Source: from an interview with Hayagreeva Rao, author of the book, Market Rebels: How Activists Make or Break Radical Innovations
From an interview with the author:
Question: What is the concept of “cool mobilization”?
Answer: Like hot causes, cool mobilization activates emotion and enables the formation of new identities, but it does so by engaging audiences in new behaviors and new experiences that are improvisational and insurgent. The origins of cool go back to jazz that was improvisational—and in contrast, to the big bands.
Later, Marshall McLuhan, the media theorist, distinguished between hot media and cool media on the basis of their deﬁnition and the extent to which they elicited participation.Hot media like radio and newspaper engage one sense (hearing or vision) and are highly deﬁned and so require little involvement. By contrast, cool media like television engage multiple senses and the involvement of an audience because they are not as highly deﬁned. I use the term “cool” to capture the insurgent and improvisational dimension in jazz, as well as the low-deﬁnition and high-involvement experiences mentioned by McLuhan.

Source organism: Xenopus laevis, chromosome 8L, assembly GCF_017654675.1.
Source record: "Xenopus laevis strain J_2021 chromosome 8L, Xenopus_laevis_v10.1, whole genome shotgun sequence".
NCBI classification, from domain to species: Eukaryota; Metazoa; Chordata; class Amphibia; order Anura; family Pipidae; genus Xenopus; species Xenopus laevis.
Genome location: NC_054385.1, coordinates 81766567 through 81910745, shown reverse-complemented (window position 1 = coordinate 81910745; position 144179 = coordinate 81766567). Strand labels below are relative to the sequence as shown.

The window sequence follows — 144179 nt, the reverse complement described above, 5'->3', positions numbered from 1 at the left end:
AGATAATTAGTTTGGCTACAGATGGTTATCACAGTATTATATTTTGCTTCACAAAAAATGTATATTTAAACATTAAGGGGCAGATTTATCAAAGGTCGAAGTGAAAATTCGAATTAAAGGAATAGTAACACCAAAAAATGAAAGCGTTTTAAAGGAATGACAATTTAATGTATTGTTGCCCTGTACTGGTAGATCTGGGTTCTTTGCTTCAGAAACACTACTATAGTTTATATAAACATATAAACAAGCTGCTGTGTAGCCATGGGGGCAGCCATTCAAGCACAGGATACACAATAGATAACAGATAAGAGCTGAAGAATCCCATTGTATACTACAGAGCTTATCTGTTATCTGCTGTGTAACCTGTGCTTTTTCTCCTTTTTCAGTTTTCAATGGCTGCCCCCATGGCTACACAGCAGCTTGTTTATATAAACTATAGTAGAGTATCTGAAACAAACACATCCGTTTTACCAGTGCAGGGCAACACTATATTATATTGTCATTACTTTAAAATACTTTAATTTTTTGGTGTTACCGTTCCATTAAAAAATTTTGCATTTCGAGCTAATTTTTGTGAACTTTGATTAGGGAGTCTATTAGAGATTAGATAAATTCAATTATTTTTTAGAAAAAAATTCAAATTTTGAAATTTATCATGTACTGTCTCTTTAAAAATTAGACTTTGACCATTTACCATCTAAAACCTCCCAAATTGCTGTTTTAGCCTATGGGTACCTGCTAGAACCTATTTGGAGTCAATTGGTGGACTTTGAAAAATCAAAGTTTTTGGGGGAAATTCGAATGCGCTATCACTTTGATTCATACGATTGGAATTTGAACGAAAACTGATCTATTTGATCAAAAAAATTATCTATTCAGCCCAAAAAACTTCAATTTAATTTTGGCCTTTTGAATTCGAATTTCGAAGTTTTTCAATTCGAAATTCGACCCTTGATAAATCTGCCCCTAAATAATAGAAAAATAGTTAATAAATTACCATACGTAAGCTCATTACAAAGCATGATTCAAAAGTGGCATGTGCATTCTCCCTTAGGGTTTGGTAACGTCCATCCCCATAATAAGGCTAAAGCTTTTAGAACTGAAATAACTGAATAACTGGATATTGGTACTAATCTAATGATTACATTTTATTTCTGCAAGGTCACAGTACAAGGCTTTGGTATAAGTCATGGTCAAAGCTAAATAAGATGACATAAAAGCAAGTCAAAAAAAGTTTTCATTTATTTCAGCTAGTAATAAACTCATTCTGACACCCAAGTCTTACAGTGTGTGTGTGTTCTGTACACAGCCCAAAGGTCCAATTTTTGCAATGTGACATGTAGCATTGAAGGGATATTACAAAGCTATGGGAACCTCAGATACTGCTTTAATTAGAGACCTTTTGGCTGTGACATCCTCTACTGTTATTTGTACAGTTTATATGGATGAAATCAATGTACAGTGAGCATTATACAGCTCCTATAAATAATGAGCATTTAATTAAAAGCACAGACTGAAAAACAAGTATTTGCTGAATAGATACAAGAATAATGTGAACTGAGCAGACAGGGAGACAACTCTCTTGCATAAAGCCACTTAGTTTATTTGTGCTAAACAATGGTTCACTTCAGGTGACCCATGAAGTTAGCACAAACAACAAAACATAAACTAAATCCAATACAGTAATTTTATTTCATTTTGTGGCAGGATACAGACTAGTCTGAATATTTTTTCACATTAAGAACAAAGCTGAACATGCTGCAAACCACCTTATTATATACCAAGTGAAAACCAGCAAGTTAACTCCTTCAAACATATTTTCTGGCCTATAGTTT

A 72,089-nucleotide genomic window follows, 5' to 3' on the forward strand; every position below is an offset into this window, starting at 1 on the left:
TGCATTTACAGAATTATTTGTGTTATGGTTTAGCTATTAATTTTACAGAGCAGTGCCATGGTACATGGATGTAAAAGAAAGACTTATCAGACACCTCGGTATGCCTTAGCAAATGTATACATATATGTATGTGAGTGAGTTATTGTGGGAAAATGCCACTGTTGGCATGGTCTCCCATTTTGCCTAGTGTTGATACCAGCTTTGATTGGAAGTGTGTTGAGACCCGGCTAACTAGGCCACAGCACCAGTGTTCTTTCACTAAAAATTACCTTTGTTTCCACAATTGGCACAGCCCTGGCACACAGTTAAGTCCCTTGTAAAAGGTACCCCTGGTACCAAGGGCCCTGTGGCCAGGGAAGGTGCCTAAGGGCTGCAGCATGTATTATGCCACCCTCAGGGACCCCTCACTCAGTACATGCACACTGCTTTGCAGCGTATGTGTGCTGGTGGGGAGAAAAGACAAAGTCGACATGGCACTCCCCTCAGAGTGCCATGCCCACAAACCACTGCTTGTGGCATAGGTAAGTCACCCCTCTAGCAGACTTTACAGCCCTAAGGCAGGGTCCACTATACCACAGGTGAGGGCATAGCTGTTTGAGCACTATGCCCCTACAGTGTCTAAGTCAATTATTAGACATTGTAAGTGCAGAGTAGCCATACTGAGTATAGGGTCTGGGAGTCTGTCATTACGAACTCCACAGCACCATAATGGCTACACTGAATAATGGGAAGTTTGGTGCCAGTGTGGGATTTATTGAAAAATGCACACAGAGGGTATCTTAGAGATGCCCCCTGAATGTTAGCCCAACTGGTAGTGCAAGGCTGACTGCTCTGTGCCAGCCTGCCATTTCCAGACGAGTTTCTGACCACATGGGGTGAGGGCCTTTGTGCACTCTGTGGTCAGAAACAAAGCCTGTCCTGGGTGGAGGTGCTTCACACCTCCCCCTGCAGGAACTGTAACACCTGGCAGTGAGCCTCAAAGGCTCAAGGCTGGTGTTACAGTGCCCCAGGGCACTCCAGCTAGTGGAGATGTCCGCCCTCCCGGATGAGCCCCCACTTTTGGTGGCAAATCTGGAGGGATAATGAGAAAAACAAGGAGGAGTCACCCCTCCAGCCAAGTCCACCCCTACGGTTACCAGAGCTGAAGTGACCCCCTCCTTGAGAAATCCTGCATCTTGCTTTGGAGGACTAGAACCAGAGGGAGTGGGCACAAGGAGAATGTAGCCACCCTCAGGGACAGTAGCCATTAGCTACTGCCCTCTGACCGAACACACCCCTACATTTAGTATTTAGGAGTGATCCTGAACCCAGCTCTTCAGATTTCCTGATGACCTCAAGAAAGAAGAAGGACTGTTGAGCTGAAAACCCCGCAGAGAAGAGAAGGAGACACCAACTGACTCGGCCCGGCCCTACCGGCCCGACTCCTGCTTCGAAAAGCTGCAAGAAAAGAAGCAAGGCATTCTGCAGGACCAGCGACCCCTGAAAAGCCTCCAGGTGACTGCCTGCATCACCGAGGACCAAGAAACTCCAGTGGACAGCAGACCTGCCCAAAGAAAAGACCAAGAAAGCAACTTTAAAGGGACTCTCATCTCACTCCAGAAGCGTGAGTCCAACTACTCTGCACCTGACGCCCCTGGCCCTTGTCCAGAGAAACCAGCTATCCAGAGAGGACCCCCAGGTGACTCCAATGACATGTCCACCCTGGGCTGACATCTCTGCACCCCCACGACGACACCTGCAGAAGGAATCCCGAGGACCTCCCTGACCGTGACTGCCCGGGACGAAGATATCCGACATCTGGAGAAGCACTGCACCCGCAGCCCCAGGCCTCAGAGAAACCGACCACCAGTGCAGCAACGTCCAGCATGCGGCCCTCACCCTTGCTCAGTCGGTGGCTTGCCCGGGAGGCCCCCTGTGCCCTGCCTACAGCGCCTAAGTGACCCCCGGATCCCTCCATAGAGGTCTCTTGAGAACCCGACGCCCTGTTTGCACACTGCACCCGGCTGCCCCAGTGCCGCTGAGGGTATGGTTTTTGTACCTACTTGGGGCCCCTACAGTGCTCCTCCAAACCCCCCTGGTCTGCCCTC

Consider the Slow Food movement—a collective endeavor seeking to defend traditional culture and cuisine that arose in Italy. The hot cause was fast food and its stultifying homogeneity and unhealthiness. The cool mobilization was “slow food”—the communal enjoyment of locally available cuisines. The movement started with a “lightning rod” issue—the establishment of a McDonald’s near the Spanish Steps in Rome—that instantly crystallized the movement’s grievances.
Carlo Petrini, a leader of the gastronomical branch of ARCI (a national network of social clubs tied to the Italian Communist Party), and his associates organized a cool experience that mobilized the interest and commitment of the audience—a sit-in and pasta-eating contest that rewarded the slowest eater. Their protest action proclaimed that Rome was about “slow food.”
Hot causes intensify emotions and trigger new beliefs. Cool mobilization also evokes emotion, but by engaging participants in new collective experiences that transform beliefs. Hot causes are highly deﬁned, and their deﬁnition gives them emotional resonance. Cool mobilization has lower deﬁnition and requires conscious participation—indeed, participants have to “ﬁll out” the experience through their actions and experimentation. Both underlie the formation of new identities." (http://blogs.openforum.com/2009/01/27/how-activists-make-or-break-radical-innovations/?campaignid=OF2_ola_sb)